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Modeling – Efficient infrastructure mapping

  • A new computational approach by ORNL can more quickly scan large-scale satellite images, such as these of Puerto Rico, for more accurate mapping of complex infrastructure. Credit: Maxar Technologies and Dalton Lunga/Oak Ridge National Laboratory, U.S. Dept. of Energy

  • A new computational approach by ORNL can more quickly scan large-scale satellite images, such as these of Puerto Rico, for more accurate mapping of complex infrastructure like buildings.
    Credit: Maxar Technologies and Dalton Lunga/Oak Ridge National Laboratory, U.S. Dept. of Energy

  • A new computational approach by ORNL can more quickly scan large-scale satellite images, such as these of Puerto Rico, for more accurate mapping of complex infrastructure. Credit: Maxar Technologies and Dalton Lunga/Oak Ridge National Laboratory, U.S. Dept. of Energy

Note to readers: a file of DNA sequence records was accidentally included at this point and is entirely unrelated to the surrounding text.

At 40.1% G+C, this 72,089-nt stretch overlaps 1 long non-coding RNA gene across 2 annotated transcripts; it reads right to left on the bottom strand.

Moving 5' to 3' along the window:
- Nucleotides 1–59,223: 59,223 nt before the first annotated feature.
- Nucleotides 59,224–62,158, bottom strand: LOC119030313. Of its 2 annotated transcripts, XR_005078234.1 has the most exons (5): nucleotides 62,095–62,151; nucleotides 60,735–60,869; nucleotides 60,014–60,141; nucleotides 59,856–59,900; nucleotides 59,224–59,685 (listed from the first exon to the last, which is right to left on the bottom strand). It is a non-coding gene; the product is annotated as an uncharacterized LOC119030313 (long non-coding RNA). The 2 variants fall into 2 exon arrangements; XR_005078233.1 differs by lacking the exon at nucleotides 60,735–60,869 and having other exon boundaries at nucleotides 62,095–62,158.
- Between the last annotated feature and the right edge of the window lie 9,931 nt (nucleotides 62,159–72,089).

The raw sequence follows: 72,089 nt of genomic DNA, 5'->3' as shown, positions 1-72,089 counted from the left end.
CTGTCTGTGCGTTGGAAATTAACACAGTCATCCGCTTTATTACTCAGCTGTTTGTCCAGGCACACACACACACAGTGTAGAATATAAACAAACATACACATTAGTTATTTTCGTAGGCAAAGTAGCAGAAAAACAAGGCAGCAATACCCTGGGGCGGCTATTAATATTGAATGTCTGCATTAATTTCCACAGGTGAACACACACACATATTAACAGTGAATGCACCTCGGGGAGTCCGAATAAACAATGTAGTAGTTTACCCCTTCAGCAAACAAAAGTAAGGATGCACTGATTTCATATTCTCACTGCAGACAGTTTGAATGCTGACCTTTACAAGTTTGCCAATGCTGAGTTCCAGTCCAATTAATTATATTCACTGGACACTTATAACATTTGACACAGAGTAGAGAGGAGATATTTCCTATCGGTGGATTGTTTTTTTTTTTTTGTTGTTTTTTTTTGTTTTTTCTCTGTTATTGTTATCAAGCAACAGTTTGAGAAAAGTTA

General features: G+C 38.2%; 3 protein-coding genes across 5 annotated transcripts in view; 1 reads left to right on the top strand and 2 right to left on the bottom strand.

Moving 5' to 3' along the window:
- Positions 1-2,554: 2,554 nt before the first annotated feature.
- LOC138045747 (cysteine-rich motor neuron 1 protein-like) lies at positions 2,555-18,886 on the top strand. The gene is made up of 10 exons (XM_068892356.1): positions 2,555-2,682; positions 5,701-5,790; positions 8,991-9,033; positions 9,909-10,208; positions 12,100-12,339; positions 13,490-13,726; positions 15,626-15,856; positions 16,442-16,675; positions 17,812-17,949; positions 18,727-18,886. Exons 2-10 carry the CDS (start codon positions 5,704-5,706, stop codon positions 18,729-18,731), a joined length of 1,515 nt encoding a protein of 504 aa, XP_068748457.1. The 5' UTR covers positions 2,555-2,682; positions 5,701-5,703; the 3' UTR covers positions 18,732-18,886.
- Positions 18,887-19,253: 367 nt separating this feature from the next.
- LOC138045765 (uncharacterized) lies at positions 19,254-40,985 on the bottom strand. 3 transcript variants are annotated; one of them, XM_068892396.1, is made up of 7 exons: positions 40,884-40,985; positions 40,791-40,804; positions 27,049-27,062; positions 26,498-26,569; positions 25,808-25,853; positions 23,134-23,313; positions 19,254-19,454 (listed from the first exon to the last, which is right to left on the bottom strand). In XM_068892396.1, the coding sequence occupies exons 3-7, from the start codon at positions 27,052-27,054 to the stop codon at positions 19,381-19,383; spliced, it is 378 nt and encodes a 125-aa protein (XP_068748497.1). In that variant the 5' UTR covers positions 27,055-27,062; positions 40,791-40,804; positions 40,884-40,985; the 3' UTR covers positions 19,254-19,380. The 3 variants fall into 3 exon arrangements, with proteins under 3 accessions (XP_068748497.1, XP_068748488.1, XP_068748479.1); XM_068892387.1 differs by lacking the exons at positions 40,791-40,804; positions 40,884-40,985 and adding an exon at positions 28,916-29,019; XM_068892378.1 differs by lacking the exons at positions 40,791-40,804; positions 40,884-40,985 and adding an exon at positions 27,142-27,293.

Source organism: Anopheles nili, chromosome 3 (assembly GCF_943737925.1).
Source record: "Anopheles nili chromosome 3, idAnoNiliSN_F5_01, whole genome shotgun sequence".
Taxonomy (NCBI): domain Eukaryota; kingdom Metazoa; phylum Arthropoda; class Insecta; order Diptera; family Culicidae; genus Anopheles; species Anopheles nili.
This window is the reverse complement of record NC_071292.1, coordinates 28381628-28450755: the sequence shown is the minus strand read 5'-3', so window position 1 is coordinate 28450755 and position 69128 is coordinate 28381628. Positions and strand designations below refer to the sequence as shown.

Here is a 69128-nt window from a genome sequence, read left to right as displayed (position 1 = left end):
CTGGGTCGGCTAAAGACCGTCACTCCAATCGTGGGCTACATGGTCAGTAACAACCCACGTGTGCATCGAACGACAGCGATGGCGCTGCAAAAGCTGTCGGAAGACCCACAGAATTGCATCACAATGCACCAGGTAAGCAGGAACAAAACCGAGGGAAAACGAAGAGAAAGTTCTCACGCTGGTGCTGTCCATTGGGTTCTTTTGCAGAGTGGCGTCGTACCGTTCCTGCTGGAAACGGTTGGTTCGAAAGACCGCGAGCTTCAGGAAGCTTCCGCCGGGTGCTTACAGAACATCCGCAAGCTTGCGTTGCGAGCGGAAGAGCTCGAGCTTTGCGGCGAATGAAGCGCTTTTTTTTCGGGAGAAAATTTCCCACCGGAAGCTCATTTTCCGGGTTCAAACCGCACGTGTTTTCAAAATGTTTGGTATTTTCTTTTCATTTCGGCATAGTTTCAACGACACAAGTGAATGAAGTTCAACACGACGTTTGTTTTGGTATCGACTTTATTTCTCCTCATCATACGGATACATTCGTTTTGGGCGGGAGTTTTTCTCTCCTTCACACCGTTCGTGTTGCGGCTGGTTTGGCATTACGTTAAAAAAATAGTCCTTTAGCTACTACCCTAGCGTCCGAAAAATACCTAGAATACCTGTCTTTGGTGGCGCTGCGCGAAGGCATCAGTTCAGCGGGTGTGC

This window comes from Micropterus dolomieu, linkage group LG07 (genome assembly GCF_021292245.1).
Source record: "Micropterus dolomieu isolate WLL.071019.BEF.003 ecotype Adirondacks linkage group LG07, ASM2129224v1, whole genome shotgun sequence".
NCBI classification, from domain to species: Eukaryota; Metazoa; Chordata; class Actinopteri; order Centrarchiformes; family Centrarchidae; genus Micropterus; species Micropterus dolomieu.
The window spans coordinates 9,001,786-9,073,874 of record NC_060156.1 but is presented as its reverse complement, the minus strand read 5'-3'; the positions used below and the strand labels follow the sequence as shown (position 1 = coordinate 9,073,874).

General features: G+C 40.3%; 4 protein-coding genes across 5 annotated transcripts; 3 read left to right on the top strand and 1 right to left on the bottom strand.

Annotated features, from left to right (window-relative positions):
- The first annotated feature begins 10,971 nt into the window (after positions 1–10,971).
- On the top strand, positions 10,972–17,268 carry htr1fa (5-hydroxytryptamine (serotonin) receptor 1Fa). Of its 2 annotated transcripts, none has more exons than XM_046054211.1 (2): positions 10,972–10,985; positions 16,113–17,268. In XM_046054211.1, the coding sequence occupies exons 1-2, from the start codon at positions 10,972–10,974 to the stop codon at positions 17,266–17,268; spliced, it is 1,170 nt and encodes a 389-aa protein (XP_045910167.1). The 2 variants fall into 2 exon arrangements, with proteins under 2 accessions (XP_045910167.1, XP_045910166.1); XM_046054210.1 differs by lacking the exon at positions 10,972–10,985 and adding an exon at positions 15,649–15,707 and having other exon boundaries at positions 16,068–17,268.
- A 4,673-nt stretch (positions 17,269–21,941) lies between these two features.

• A new computational approach by ORNL can more quickly scan large-scale satellite images, such as these of Puerto Rico, for more accurate mapping of complex infrastructure like buildings.
    Credit: Maxar Technologies and Dalton Lunga/Oak Ridge National Laboratory, U.S. Dept. of Energy

A novel approach developed by scientists at Oak Ridge National Laboratory can scan massive datasets of large-scale satellite images to more accurately map infrastructure – such as buildings and roads – in hours versus days. 

Comprehensive image data is useful for stakeholders to make informed decisions. The new computational workflow uses deep learning techniques to train and deploy models to better address location, environmental and time challenges when mapping structures.

“We developed a framework that divides the labor of characterization among several models, each tasked to learn to detect specific objects under near-homogeneous contexts versus one model attempting to detect objects under diverse conditions across a collection of images,” said ORNL’s Dalton Lunga who led the study.

The team tested the approach on 21 terabytes-worth of image data (one terabyte covers about 12,085 square miles) and reduced the computing time from 28 days to about 21 hours.

Next, they will characterize even larger image datasets on ORNL’s Summit supercomputer.